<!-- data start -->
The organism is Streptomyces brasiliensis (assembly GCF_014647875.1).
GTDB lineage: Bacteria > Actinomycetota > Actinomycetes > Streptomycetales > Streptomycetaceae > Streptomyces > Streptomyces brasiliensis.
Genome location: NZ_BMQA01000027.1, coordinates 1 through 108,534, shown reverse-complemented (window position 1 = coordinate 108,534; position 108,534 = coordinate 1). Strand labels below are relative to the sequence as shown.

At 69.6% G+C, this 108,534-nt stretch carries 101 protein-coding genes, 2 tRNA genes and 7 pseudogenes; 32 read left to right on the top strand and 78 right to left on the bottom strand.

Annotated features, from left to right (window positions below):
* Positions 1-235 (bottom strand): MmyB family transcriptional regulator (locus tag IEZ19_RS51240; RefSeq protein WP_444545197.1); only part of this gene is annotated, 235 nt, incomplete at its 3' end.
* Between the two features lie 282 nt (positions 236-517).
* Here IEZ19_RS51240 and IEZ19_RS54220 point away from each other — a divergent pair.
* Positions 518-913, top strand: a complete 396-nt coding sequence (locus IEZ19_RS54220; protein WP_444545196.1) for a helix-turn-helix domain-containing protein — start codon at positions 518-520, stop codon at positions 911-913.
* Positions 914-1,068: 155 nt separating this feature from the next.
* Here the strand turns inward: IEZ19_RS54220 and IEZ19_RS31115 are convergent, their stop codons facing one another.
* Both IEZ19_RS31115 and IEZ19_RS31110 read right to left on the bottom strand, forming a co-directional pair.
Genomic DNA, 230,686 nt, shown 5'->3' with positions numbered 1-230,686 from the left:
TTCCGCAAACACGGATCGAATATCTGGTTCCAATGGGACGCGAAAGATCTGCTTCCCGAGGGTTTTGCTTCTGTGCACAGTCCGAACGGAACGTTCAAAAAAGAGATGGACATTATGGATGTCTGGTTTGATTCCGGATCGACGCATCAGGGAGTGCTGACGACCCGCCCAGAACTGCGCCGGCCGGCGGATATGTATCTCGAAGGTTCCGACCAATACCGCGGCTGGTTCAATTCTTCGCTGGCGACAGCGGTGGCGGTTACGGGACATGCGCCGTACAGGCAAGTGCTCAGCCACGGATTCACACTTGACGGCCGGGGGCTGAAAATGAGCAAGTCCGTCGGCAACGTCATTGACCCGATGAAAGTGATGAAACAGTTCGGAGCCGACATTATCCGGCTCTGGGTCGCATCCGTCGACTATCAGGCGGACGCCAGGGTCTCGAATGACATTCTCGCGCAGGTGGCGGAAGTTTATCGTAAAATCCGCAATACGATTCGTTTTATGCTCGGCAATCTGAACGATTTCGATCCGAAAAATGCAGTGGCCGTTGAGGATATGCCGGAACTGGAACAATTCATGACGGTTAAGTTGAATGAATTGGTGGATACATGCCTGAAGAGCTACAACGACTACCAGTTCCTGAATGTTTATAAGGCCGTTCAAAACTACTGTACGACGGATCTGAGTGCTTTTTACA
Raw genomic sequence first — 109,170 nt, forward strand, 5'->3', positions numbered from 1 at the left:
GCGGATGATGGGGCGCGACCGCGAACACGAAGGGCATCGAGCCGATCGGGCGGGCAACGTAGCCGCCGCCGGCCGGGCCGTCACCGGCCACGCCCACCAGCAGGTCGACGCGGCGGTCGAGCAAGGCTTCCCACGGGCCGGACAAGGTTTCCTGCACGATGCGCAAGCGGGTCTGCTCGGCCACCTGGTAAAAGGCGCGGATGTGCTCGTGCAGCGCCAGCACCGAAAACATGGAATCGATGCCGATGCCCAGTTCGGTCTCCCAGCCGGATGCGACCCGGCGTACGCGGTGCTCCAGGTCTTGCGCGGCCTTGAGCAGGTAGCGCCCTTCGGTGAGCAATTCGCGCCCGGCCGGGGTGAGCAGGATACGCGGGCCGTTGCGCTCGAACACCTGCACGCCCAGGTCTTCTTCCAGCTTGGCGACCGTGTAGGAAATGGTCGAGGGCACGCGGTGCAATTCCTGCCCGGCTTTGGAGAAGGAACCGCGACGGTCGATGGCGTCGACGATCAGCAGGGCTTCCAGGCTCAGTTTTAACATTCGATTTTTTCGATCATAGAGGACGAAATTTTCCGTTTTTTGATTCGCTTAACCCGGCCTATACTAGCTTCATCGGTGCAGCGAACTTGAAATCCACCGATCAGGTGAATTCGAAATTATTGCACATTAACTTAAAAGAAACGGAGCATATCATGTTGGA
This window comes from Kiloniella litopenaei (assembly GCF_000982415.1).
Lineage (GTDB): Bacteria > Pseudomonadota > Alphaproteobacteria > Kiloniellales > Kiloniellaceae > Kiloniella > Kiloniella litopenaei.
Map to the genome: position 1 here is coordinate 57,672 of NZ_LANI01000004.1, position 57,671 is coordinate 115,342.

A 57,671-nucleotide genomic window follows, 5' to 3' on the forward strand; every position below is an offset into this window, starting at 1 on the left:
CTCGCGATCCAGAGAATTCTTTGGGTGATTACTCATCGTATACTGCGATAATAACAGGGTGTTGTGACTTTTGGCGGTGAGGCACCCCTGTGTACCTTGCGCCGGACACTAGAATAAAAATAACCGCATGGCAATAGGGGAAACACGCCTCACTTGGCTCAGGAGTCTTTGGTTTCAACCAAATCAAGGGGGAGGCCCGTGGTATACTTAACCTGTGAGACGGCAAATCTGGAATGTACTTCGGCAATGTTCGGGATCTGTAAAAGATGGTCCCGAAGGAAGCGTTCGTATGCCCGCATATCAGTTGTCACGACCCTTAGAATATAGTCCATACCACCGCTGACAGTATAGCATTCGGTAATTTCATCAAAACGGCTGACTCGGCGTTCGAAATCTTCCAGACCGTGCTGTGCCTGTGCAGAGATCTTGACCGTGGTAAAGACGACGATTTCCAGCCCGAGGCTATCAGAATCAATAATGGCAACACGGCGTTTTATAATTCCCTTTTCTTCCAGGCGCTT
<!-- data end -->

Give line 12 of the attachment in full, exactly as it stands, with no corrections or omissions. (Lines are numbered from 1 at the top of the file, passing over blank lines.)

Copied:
* Both IEZ19_RS31115 and IEZ19_RS31110 read right to left on the bottom strand, forming a co-directional pair.